Of the 2,991 domestic ‘in-country’ adoptions made between 2021 and 2022, as many as 1,698 were girls. A closer look at the data from 2013-14 onwards, uploaded on the website of the Central Adoption Resource Authority (CARA), confirms that more girls are given for adoption in India than boys.
- Of the 2,991 domestic ‘in-country’ adoptions made between 2021 and 2022, as many as 1,698 were girls.
- A closer look at the data from 2013-14 onwards, uploaded on the website of the CARA, confirms that more girls are given for adoption in India than boys.
- While this indicates that more couples are willingly adopting girls and shows a change in mindset, it also brings into focus the fact that often there are many more girls who are abandoned at birth than boys.
- Hence, many more of them are likely to make it to the adoption pool and get adopted.
- This change in mindset has been visible for the past 8-10 years and remains positively strong.
What is Adoption in legal terms?
- Adoption is the formal process through which a child is permanently separated from his biological parents to become the lawful child of his adoptive parents.
- The adopted child enjoys all rights, privileges and responsibilities attached to a biological child.
Legal Provisions –
- In India, two legislations deal with the adoption of a child —
- The Hindu Adoption and Maintenance Act, 1956 (HAMA)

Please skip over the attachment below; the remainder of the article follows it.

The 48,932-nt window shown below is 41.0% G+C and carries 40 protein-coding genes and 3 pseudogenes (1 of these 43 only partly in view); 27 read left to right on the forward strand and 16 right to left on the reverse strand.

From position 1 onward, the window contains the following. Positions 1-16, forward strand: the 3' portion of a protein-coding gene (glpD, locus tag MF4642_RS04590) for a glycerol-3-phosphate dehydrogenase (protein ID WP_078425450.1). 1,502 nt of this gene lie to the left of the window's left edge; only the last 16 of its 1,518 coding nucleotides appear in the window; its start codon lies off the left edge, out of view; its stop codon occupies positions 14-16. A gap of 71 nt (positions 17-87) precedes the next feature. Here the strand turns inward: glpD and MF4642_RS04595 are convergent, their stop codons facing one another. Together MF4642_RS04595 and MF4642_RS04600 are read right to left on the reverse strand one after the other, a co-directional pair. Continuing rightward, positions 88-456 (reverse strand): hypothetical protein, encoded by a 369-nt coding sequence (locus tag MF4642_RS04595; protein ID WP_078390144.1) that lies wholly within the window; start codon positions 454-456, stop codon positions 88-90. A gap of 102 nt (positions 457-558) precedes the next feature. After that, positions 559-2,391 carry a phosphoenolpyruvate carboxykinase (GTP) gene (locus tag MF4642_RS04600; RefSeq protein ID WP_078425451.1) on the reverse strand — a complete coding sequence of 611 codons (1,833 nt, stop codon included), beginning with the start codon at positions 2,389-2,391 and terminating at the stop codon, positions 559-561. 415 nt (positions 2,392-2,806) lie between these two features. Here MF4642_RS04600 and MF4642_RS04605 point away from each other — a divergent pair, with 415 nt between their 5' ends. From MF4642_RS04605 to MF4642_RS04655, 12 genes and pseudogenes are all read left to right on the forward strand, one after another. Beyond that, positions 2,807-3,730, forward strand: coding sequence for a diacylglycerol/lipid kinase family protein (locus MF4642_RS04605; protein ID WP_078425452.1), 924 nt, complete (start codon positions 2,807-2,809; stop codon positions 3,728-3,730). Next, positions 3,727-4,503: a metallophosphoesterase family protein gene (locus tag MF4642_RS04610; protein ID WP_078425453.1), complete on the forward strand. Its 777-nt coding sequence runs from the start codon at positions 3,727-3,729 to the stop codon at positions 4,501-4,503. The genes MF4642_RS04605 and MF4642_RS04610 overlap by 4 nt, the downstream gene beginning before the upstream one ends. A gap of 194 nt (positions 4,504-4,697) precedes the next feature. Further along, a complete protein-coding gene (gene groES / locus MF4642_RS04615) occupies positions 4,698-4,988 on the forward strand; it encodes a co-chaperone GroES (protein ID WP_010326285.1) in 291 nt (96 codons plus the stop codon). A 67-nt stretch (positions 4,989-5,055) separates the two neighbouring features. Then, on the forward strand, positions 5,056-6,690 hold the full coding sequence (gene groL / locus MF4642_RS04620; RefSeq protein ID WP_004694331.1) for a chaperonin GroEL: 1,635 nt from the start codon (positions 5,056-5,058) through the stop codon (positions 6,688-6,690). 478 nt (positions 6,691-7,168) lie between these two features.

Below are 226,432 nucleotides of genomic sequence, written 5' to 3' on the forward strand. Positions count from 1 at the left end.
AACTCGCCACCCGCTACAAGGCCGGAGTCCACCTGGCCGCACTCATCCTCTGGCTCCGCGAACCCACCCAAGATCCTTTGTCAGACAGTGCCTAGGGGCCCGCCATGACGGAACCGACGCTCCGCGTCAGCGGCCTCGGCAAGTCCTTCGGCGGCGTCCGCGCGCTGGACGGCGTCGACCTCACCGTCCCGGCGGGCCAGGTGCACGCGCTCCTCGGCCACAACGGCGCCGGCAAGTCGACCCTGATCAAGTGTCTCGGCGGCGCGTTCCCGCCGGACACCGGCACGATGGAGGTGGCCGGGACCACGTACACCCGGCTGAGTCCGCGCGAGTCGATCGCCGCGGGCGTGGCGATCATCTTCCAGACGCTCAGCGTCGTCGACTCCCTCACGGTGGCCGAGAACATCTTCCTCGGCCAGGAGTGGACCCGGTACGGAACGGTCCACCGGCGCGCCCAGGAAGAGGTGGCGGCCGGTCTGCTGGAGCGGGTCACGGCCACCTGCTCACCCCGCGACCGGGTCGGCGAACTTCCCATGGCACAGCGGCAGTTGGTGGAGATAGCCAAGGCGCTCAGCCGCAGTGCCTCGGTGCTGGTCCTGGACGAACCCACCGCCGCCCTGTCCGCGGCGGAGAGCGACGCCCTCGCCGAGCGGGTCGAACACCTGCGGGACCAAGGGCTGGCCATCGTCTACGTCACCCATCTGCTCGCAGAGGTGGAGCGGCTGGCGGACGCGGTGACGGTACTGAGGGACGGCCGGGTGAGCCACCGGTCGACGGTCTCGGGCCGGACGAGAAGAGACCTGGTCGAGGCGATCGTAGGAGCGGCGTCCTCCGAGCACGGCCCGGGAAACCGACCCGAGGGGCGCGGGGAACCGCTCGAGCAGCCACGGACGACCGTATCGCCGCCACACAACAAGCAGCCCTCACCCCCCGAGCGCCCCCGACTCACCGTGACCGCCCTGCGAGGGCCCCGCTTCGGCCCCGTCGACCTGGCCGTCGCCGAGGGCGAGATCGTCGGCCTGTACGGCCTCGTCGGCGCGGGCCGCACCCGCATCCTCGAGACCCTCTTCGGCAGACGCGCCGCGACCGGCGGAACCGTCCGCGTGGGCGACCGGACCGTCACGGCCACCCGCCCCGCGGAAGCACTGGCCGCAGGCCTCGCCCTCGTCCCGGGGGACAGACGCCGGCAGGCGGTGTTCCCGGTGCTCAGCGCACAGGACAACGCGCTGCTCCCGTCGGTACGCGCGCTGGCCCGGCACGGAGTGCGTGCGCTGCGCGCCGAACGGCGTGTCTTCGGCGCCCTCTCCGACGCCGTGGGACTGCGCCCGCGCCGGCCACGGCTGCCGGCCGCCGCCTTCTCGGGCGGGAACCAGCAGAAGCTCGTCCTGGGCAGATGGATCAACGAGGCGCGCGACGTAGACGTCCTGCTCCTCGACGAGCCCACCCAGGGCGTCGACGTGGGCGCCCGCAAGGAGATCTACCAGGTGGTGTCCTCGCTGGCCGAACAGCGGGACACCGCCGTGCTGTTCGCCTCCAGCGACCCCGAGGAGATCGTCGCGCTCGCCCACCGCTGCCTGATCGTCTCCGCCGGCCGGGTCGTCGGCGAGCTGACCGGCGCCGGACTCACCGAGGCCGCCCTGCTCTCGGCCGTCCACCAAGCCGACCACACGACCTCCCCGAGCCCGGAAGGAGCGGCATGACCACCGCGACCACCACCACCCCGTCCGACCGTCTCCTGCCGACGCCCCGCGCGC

- The Juvenile Justice (Care and Protection of Children) Act, 2015
- This includes Juvenile Justice (Care and Protection of Children) Model Rules, 2016 and Adoption Regulations, 2017.
- The fundamental principles that govern adoption state that –
- Interests of the child are most important and
- Preference is to be given to place the child in adoption with Indian citizens with “due regard to the principle of placement of the child in his socio-cultural environment, as far as possible”.
- CARA functions as the nodal agency for adoption in India —
- A database of children and registration of prospective parents is done on a centralised Child Adoption Resource Information and Guidance System (CARINGS), which is maintained by CARA.
Central Adoption Resource Authority (CARA) –
- CARA is a statutory body established under the Juvenile Justice (Care and Protection of Children) Act, 2015.
- CARA functions as the nodal body for adoption of Indian children and is mandated to monitor and regulate in-country and inter-country adoptions.
- It primarily deals with adoption of orphan, abandoned and surrendered children through its associated/recognised adoption agencies.
- CARA is designated as the Central Authority to deal with inter-country adoptions in accordance with the provisions of the Hague Convention on Inter-country Adoption, 1993.